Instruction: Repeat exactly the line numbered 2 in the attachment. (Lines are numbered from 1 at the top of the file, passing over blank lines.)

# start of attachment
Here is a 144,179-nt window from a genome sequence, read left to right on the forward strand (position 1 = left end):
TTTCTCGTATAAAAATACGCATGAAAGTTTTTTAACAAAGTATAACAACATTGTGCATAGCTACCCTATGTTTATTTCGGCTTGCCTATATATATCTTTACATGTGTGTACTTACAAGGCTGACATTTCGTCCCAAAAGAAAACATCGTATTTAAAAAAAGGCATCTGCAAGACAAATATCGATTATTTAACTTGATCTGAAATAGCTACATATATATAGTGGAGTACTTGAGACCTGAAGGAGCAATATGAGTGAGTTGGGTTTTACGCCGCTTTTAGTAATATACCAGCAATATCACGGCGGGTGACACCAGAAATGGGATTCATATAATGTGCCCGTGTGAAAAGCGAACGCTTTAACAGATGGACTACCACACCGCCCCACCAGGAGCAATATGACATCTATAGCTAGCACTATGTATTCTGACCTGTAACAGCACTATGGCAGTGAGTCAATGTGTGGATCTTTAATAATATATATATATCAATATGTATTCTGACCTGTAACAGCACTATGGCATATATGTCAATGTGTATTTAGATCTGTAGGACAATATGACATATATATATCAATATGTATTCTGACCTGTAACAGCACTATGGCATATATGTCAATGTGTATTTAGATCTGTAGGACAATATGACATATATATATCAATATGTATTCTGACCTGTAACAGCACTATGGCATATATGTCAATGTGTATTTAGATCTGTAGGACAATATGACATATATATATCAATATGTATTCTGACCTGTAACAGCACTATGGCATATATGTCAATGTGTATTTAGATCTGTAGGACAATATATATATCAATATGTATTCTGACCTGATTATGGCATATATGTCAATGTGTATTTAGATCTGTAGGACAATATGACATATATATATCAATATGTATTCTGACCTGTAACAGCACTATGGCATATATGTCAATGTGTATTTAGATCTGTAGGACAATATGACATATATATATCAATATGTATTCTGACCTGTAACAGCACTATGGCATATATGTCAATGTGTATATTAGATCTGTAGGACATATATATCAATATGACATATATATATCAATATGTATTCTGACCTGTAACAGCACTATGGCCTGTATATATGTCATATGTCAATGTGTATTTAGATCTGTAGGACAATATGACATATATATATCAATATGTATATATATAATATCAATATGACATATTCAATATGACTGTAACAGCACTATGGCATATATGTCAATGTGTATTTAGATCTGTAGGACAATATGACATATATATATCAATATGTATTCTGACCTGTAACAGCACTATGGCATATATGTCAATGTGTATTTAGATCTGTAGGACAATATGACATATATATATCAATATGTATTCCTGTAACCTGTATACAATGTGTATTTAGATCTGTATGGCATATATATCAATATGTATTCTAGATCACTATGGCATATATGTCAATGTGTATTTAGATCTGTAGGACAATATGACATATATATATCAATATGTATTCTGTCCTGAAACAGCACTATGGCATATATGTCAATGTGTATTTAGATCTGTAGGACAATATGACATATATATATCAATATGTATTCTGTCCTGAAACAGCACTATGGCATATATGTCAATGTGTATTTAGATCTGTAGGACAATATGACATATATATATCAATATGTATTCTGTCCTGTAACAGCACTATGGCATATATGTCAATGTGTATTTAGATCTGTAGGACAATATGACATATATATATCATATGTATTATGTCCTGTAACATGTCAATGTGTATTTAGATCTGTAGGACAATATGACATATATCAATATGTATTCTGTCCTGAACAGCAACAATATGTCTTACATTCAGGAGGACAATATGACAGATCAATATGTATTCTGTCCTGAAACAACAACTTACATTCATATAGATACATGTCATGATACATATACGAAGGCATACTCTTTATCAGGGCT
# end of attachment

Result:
TTTCTCGTATAAAAATACGCATGAAAGTTTTTTAACAAAGTATAACAACATTGTGCATAGCTACCCTATGTTTATTTCGGCTTGCCTATATATATCTTTACATGTGTGTACTTACAAGGCTGACATTTCGTCCCAAAAGAAAACATCGTATTTAAAAAAAGGCATCTGCAAGACAAATATCGATTATTTAACTTGATCTGAAATAGCTACATATATATAGTGGAGTACTTGAGACCTGAAGGAGCAATATGAGTGAGTTGGGTTTTACGCCGCTTTTAGTAATATACCAGCAATATCACGGCGGGTGACACCAGAAATGGGATTCATATAATGTGCCCGTGTGAAAAGCGAACGCTTTAACAGATGGACTACCACACCGCCCCACCAGGAGCAATATGACATCTATAGCTAGCACTATGTATTCTGACCTGTAACAGCACTATGGCAGTGAGTCAATGTGTGGATCTTTAATAATATATATATATCAATATGTATTCTGACCTGTAACAGCACTATGGCATATATGTCAATGTGTATTTAGATCTGTAGGACAATATGACATATATATATCAATATGTATTCTGACCTGTAACAGCACTATGGCATATATGTCAATGTGTATTTAGATCTGTAGGACAATATGACATATATATATCAATATGTATTCTGACCTGTAACAGCACTATGGCATATATGTCAATGTGTATTTAGATCTGTAGGACAATATGACATATATATATCAATATGTATTCTGACCTGTAACAGCACTATGGCATATATGTCAATGTGTATTTAGATCTGTAGGACAATATATATATCAATATGTATTCTGACCTGATTATGGCATATATGTCAATGTGTATTTAGATCTGTAGGACAATATGACATATATATATCAATATGTATTCTGACCTGTAACAGCACTATGGCATATATGTCAATGTGTATTTAGATCTGTAGGACAATATGACATATATATATCAATATGTATTCTGACCTGTAACAGCACTATGGCATATATGTCAATGTGTATATTAGATCTGTAGGACATATATATCAATATGACATATATATATCAATATGTATTCTGACCTGTAACAGCACTATGGCCTGTATATATGTCATATGTCAATGTGTATTTAGATCTGTAGGACAATATGACATATATATATCAATATGTATATATATAATATCAATATGACATATTCAATATGACTGTAACAGCACTATGGCATATATGTCAATGTGTATTTAGATCTGTAGGACAATATGACATATATATATCAATATGTATTCTGACCTGTAACAGCACTATGGCATATATGTCAATGTGTATTTAGATCTGTAGGACAATATGACATATATATATCAATATGTATTCCTGTAACCTGTATACAATGTGTATTTAGATCTGTATGGCATATATATCAATATGTATTCTAGATCACTATGGCATATATGTCAATGTGTATTTAGATCTGTAGGACAATATGACATATATATATCAATATGTATTCTGTCCTGAAACAGCACTATGGCATATATGTCAATGTGTATTTAGATCTGTAGGACAATATGACATATATATATCAATATGTATTCTGTCCTGAAACAGCACTATGGCATATATGTCAATGTGTATTTAGATCTGTAGGACAATATGACATATATATATCAATATGTATTCTGTCCTGTAACAGCACTATGGCATATATGTCAATGTGTATTTAGATCTGTAGGACAATATGACATATATATATCATATGTATTATGTCCTGTAACATGTCAATGTGTATTTAGATCTGTAGGACAATATGACATATATCAATATGTATTCTGTCCTGAACAGCAACAATATGTCTTACATTCAGGAGGACAATATGACAGATCAATATGTATTCTGTCCTGAAACAACAACTTACATTCATATAGATACATGTCATGATACATATACGAAGGCATACTCTTTATCAGGGCT